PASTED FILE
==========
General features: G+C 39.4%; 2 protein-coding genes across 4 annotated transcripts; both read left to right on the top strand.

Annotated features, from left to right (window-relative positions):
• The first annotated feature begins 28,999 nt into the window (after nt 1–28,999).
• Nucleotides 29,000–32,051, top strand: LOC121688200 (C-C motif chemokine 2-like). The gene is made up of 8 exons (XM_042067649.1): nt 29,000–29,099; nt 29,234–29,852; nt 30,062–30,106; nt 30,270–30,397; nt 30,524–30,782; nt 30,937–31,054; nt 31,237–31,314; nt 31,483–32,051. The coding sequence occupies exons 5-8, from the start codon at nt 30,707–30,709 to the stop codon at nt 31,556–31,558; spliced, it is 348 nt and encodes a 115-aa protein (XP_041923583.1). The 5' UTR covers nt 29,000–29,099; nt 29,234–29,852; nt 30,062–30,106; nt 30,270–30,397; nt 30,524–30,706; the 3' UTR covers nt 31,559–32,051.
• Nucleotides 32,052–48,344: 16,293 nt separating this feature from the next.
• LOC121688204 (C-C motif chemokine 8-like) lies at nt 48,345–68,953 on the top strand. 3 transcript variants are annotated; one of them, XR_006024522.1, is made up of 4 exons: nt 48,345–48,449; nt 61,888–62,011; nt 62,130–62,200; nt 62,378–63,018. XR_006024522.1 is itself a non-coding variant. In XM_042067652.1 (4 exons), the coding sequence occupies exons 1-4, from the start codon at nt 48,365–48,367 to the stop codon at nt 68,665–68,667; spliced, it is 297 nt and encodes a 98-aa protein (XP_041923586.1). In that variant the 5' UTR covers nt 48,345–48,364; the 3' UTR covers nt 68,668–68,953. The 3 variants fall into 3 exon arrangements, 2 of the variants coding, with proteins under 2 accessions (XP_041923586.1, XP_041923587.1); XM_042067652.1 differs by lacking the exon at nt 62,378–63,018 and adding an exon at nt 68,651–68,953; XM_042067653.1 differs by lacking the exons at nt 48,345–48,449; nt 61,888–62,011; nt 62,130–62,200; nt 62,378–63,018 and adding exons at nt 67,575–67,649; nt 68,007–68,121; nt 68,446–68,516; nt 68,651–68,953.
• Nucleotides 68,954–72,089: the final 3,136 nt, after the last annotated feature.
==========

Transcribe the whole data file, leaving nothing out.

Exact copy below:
General features: G+C 39.4%; 2 protein-coding genes across 4 annotated transcripts; both read left to right on the top strand.

Annotated features, from left to right (window-relative positions):
• The first annotated feature begins 28,999 nt into the window (after nt 1–28,999).
• Nucleotides 29,000–32,051, top strand: LOC121688200 (C-C motif chemokine 2-like). The gene is made up of 8 exons (XM_042067649.1): nt 29,000–29,099; nt 29,234–29,852; nt 30,062–30,106; nt 30,270–30,397; nt 30,524–30,782; nt 30,937–31,054; nt 31,237–31,314; nt 31,483–32,051. The coding sequence occupies exons 5-8, from the start codon at nt 30,707–30,709 to the stop codon at nt 31,556–31,558; spliced, it is 348 nt and encodes a 115-aa protein (XP_041923583.1). The 5' UTR covers nt 29,000–29,099; nt 29,234–29,852; nt 30,062–30,106; nt 30,270–30,397; nt 30,524–30,706; the 3' UTR covers nt 31,559–32,051.
• Nucleotides 32,052–48,344: 16,293 nt separating this feature from the next.
• LOC121688204 (C-C motif chemokine 8-like) lies at nt 48,345–68,953 on the top strand. 3 transcript variants are annotated; one of them, XR_006024522.1, is made up of 4 exons: nt 48,345–48,449; nt 61,888–62,011; nt 62,130–62,200; nt 62,378–63,018. XR_006024522.1 is itself a non-coding variant. In XM_042067652.1 (4 exons), the coding sequence occupies exons 1-4, from the start codon at nt 48,365–48,367 to the stop codon at nt 68,665–68,667; spliced, it is 297 nt and encodes a 98-aa protein (XP_041923586.1). In that variant the 5' UTR covers nt 48,345–48,364; the 3' UTR covers nt 68,668–68,953. The 3 variants fall into 3 exon arrangements, 2 of the variants coding, with proteins under 2 accessions (XP_041923586.1, XP_041923587.1); XM_042067652.1 differs by lacking the exon at nt 62,378–63,018 and adding an exon at nt 68,651–68,953; XM_042067653.1 differs by lacking the exons at nt 48,345–48,449; nt 61,888–62,011; nt 62,130–62,200; nt 62,378–63,018 and adding exons at nt 67,575–67,649; nt 68,007–68,121; nt 68,446–68,516; nt 68,651–68,953.
• Nucleotides 68,954–72,089: the final 3,136 nt, after the last annotated feature.